Ho Chi Minh City forest rangers have reintroduced a male Asian small-clawed otter, previously used as evidence in a criminal case, to a protected forest in the city's outlying district of Can Gio, the municipal forest protection authority confirmed on Thursday.
On August 15, District 10 investigators initiated criminal proceedings related to the violation of endangered species protection regulations.
The otter was a key exhibit in the case.
Police handed the otter over to the Saigon Zoo and Botanical Gardens Company, the entity entrusted with managing Vietnam's oldest zoo in Ho Chi Minh City – the Saigon Zoo and Botanical Gardens.
This esteemed institution, established in 1864, provided the necessary care for the otter during the investigation.
|The otter is released to its natural habitat in a protected forest in Can Gio District, Ho Chi Minh City. Photo: Ngoc Khai / Tuoi Tre
Mai Khac Trung Truc, director of animal care and health business at the Saigon Zoo and Botanical Gardens Company, said its employees took turns caring for the otter after receiving it from police officers in August.
They fed the otter milk, cooked fish, and raw fish. The animal weighed about 3.8 kilograms after four months of receiving care from the company.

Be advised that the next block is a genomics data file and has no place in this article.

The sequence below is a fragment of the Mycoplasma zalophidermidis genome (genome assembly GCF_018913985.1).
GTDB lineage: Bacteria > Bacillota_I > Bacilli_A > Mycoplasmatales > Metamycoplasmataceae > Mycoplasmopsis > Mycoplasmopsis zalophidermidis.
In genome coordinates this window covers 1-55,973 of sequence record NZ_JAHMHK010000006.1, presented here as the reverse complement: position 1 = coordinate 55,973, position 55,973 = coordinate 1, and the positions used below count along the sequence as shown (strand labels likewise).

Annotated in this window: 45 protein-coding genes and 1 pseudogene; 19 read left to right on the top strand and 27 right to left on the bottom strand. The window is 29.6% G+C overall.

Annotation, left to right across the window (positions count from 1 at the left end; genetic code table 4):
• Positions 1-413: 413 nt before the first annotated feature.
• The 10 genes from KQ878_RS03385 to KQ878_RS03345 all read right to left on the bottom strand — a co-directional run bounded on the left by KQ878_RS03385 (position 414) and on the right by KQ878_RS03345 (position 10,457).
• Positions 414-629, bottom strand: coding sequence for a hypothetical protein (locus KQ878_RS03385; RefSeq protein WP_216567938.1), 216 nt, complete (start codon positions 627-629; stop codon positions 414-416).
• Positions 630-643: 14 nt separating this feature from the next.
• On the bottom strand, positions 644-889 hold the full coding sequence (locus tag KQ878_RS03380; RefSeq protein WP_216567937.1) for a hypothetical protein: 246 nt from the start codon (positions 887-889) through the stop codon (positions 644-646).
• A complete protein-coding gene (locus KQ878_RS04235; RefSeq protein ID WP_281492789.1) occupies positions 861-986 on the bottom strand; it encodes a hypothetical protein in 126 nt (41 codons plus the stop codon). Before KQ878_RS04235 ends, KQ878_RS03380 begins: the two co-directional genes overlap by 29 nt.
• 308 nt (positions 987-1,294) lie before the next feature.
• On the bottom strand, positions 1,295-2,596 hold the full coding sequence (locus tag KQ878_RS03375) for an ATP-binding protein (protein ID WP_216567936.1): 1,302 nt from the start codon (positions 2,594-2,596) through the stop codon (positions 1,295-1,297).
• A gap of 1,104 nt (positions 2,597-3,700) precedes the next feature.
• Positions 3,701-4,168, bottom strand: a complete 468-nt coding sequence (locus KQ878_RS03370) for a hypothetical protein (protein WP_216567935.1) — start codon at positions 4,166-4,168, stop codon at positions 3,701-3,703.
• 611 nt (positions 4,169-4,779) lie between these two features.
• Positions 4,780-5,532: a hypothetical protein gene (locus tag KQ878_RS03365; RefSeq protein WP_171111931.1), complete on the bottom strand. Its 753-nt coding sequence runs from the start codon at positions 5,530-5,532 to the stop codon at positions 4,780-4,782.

District 10 police released the results of their investigation on November 7, culminating in a proposal to charge the defendants in the case and transfer the otter to the District 10 People's Procuracy.
Later, the District 10 People’s Procuracy opted to relocate the otter from the Saigon Zoo and Botanical Gardens Company to the city’s Forest Protection Sub-Department on November 13.
|The otter takes a swim after being released back to nature. Photo: Ngoc Khai / Tuoi Tre
This small-clawed otter belongs to Group IB of rare and endangered species that need to be preserved, according to Nguyen Quang Hoang, deputy head of the wild animal rescue station under the city’s Forest Protection Sub-Department.
The sub-department teamed up with the Can Gio protection forest’s management authority to release the mammal into its natural habitat.
This protected forest provides the ideal environment for small-clawed otters to thrive, with its lush mangrove ecosystem offering abundant food sources and secure shelter.
The otter appears to have adapted well to the forest, Hoang added.